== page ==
Other companies exploring concessions in the northwestern Mediterranean coast, however, have not been so lucky. Edison’s joint concession in the SidiAbd El Rahman offshore block, just south of BP’s West Mediterranean Deep Water block, turned up a dry exploratory well in 2009. One of Edison’s partners, PTT Exploration and Production Public Co., continued exploration work until 2011, but found nothing substantial. OMV won a concession for the deep water Obaiyed block, just offshore from the town of Matruh, in 2006, but the company relinquished the block in 2011 after assessing area’s low potential. Statoil had concessions for Ras El Hekma and neighboring El Dabaa, just east of the Obaiyed block. In 2011, the company also reported a dry well in the El Dabaa block and allowed its licenses for both blocks to expire in the same year.

Promising Hydrocarbons Off Northwestern Shores

Despite the somewhat limited hydrocarbon finds off northwestern Egypt until now, which have been mainly restricted to BP’s West Nile Delta Project, there is still a good reason for oil and gas companies to expand their westward exploration. Multiple studies conducted by scientists such as A. Maravelis or G. Tari, have argued that huge reserves of hydrocarbons are waiting to be discovered in the deep waters off Egypt’s northwestern shores. Greek researchers contended in the Bulletin of the Geological Society of Greece, published in 2013, that the area could potentially rival other gas fields in the eastern Mediterranean.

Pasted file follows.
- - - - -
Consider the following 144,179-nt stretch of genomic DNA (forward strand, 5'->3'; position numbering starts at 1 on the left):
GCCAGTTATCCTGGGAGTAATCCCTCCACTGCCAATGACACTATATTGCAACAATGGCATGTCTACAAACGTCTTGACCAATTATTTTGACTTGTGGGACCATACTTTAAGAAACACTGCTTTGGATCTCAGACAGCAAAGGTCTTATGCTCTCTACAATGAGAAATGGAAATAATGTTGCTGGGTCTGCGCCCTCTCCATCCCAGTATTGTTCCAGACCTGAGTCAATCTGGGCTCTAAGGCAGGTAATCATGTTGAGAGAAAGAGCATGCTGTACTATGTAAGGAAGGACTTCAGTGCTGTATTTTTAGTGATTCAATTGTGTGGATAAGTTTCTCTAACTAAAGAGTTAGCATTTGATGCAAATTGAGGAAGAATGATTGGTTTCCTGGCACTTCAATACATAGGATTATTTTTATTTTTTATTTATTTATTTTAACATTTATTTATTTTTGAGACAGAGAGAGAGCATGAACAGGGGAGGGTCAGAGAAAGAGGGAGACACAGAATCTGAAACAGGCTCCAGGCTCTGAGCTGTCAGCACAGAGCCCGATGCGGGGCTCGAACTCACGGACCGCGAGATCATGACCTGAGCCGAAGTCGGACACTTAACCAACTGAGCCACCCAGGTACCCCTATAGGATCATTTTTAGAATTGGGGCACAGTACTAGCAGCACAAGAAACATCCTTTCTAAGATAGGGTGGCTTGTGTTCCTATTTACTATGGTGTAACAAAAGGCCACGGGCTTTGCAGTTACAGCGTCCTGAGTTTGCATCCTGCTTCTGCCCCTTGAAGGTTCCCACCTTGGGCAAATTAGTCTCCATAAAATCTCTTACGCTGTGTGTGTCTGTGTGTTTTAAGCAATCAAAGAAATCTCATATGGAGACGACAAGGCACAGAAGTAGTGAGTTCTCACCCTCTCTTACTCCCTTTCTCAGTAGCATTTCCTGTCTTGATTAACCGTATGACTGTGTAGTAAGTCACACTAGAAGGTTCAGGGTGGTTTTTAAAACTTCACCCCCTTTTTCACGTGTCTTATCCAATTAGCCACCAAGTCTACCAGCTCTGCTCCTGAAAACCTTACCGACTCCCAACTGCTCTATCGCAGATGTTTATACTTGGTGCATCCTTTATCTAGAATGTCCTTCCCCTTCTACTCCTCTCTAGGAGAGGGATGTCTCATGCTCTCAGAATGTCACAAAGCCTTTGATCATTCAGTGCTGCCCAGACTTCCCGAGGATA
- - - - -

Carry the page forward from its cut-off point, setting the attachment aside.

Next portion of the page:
Northwestern Egypt’s offshore region can be divided into three geological domains of interest here: theMatruh Canyon, the shelf area, and the Herodotus basin.

The Matruh Canyon is a rift basin that extends north to northeast from the Western Desert into the deep waters of the Mediterranean. It lies within the Matruh Basin. A nearby onshore well has demonstrated significant gas and oil shows, which, combined with gas chimneys and active mud volcanoes in the area, provide a strong prediction of a potential hydrocarbon find offshore.  Also, the narrow shelf area, which hugs the Egyptian coast from the Libyan border to the Egyptian town of Marina El Alamein, can be linked to onshore discoveries and may hold hydrocarbon deposits.

However, the much larger Herodotus Basin has demonstrated the most promise. The Herodotus Basin, with an area more than 130,000 square kilometers, is located in the deepest part of the southeastern Mediterranean. The basin is bounded by the Nile Delta Basin to the southeast, the shelf area and Egypt’s Western Desert to the south, and the Levantine Basin to the east. Libyan waters are located in the west, and in the north lay the Mediterranean Ridge and Crete.  The Herodotus Basin is divided into Greek, Cypriot, and the Egyptian Exclusive Economic Zones (EEZ).

A wealth of scientific studies have shown that the basin appears to have huge oil and gas potential, including the probability of large stratigraphic traps and functioning petroleum systems. Of course, significant discoveries in neighboring areas, such as BP’s West Nile Delta Project, which straddles the Herodotus Basin and the Nile Delta Cone, as well as the Aphrodite, Tamar, and Leviathan finds, also contribute to the likelihood that there are similar reserves in the depths of the Herodotus Basin.